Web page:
Study Results Show COVID-19 Becomes Infectious When Symptoms are Present

Investigators report that while lateral flow tests do not detect the start of infectiousness well, they can identify individuals who will not infect others and can safely leave isolation.

In individuals who develop symptoms of COVID-19, the majority are not infectious before symptoms develop, but two-thirds are still infectious 5 days after symptoms begin, results of a study published in The Lancet Respiratory Medicine showed.

The study, which included 57 individuals with mild COVID-19, is the first to show how long infectiousness lasts after natural infection in the community.

Investigators from the Imperial College of London in England reported that while lateral flow tests do not detect the start of infectiousness well, those tests can more accurately identify someone who is no longer infectious and can safely leave isolation.

“Before this study we were missing half of the picture about infectiousness because it’s hard to know when people are first exposed to [severe acute respiratory syndrome coronavirus 2]SARS-CoV-2 and when they first become infectious. By using special daily tests to measure infectious virus, not just [polymerase chain reaction (PCR)], and daily symptom records we were able to define the window in which people are infectious,” Ajit Lalvani, director of the NIHR Health Protection Research Unit in Respiratory Infections at Imperial, said in a statement.

“This is fundamental to controlling any pandemic and has not been previously defined for any respiratory infection in the community,” he said.

Investigators followed individuals who were exposed to someone with a PCR-confirmed COVID-19 infection in their homes between September 2020 and March 2021 and between May 2021 and October 2021. Individuals were unvaccinated and vaccinated.

Individuals completed daily questionnaires about their symptoms and also did daily nasal and throat swabs that were sent to a laboratory for PCR testing.

Investigators evaluated PCR-positive samples to determine if they contained infectious virus and how infectious the virus was. They also completed 652 lateral flow tests on the samples to determine how accurate the lateral flow tests were at identifying the infectiousness compared with PCR positivity.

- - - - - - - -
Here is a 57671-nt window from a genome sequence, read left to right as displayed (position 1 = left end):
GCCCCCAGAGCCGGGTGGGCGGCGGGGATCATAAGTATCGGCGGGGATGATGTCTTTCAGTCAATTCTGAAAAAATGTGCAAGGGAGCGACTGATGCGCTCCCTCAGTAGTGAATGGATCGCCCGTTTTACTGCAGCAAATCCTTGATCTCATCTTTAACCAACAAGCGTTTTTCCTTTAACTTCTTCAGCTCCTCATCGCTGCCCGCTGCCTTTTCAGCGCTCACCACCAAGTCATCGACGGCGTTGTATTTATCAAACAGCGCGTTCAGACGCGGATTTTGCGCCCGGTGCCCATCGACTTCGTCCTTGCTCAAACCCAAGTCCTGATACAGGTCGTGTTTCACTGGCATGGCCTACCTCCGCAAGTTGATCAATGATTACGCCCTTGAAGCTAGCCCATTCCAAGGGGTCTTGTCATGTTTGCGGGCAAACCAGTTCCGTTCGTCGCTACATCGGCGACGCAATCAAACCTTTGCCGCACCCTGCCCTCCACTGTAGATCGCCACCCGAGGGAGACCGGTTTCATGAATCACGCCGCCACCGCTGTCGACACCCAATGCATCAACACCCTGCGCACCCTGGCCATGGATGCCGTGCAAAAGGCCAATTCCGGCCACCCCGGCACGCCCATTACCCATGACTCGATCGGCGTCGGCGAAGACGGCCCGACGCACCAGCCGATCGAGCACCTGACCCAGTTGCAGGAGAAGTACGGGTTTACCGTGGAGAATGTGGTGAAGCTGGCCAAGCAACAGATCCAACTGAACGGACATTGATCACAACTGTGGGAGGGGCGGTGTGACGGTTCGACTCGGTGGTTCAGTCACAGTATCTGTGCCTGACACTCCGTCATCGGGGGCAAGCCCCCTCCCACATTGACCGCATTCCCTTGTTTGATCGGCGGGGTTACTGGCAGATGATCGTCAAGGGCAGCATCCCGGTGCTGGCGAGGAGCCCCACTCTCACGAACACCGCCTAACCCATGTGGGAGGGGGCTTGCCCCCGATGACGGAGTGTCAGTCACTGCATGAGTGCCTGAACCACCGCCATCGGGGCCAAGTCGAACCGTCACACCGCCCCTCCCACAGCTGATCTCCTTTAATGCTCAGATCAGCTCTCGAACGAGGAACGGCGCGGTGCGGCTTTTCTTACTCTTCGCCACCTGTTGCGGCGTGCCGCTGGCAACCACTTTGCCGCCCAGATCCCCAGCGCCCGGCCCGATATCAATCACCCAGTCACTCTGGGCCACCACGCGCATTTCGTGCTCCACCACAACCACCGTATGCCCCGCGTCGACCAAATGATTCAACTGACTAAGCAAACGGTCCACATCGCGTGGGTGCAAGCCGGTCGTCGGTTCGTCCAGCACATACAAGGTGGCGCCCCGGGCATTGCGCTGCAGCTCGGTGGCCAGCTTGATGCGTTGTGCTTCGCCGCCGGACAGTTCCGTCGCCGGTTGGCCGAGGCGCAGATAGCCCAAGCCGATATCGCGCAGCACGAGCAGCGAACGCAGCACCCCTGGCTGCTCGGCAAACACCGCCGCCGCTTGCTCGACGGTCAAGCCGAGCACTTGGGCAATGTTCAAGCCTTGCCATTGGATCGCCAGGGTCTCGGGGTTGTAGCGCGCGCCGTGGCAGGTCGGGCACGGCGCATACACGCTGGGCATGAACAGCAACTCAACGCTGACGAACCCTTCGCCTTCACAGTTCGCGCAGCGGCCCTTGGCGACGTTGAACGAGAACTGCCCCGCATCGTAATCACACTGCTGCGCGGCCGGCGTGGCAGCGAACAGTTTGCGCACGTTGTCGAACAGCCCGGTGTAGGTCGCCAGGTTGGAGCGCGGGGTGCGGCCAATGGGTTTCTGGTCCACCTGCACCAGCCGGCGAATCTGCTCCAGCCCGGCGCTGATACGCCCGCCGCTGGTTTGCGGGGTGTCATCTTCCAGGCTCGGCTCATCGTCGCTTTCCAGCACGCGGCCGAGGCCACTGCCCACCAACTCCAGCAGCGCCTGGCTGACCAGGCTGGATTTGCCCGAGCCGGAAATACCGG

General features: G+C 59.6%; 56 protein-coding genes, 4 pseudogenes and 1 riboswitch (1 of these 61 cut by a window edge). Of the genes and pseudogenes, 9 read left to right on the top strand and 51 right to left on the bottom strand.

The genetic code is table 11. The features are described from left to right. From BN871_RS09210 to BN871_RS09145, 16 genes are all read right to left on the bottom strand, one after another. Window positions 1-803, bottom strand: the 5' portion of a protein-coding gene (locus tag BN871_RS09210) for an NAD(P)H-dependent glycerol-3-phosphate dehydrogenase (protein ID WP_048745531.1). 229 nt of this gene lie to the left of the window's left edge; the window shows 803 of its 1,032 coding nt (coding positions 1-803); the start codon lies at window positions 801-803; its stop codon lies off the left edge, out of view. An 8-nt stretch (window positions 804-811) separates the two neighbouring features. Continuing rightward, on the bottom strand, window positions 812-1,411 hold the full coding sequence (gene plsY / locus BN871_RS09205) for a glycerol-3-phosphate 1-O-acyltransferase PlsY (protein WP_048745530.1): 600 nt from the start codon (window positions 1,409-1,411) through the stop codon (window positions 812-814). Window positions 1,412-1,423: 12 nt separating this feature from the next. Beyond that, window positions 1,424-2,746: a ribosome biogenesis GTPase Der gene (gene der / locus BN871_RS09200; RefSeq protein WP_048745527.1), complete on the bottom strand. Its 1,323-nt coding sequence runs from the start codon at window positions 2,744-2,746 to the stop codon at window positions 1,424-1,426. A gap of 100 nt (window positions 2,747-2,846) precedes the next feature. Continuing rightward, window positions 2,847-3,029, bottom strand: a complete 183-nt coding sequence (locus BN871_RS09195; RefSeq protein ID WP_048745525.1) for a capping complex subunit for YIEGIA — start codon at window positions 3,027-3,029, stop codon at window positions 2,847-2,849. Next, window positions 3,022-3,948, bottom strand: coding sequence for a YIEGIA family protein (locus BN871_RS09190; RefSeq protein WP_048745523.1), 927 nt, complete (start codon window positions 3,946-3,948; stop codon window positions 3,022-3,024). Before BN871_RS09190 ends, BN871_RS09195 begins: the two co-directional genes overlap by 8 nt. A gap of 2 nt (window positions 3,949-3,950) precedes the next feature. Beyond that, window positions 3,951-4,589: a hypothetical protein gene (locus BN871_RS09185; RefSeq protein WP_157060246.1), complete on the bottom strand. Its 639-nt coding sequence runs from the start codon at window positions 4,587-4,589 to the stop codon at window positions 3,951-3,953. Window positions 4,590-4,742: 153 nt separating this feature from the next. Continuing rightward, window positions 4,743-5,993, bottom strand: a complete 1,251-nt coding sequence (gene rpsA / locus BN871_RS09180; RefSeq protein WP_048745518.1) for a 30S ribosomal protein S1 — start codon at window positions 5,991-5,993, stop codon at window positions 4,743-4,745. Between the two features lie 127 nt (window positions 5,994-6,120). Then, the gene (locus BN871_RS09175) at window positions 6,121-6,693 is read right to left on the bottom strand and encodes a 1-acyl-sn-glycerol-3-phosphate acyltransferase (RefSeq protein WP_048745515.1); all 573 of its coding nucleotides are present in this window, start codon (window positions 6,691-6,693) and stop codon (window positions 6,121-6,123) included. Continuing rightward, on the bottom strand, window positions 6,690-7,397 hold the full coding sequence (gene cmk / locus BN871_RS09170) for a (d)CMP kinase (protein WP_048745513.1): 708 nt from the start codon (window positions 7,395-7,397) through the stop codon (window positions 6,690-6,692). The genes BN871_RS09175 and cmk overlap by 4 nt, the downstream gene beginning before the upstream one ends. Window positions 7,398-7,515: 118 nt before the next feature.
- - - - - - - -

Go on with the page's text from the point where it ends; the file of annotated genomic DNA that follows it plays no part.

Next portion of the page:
Although 24 of 38 individuals tested positive via PCR tests before they developed symptoms, investigators said this does not indicated infectiousness, and most individuals were only infectious after they developed symptoms.

Only 7 of 35 of the individuals were infectious before symptom onset.

Although infectiousness decreased during the course of infection, 22 of 34 individuals continued to shed infectious virus 5 days after symptoms began, but just 8 continued to shed infectious virus at 7 days.

Investigators also found that the sensitivity of the lateral flow tests in identifying individuals who were infectious was poor at the start of infection but high after peak levels of infectiousness, at 67% and 92%, respectively.

“NHS guidance for those with symptoms but who test negative is less clear about how long people should isolate for. Our study finds that infectiousness usually begins soon after you develop COVID-19 symptoms,” Lalvani said.

“We recommend that anyone who has been exposed to the virus and has symptoms isolates for five days, then uses daily lateral flow tests to safely leave isolation when two consecutive daily tests are negative,” he said.

Reference

First real-world study gives detailed new insights into when people with COVID-19 are infectious. News release. EurekAlert. August 18, 2022. Accessed August 19, 2022. https://www.eurekalert.org/news-releases/962138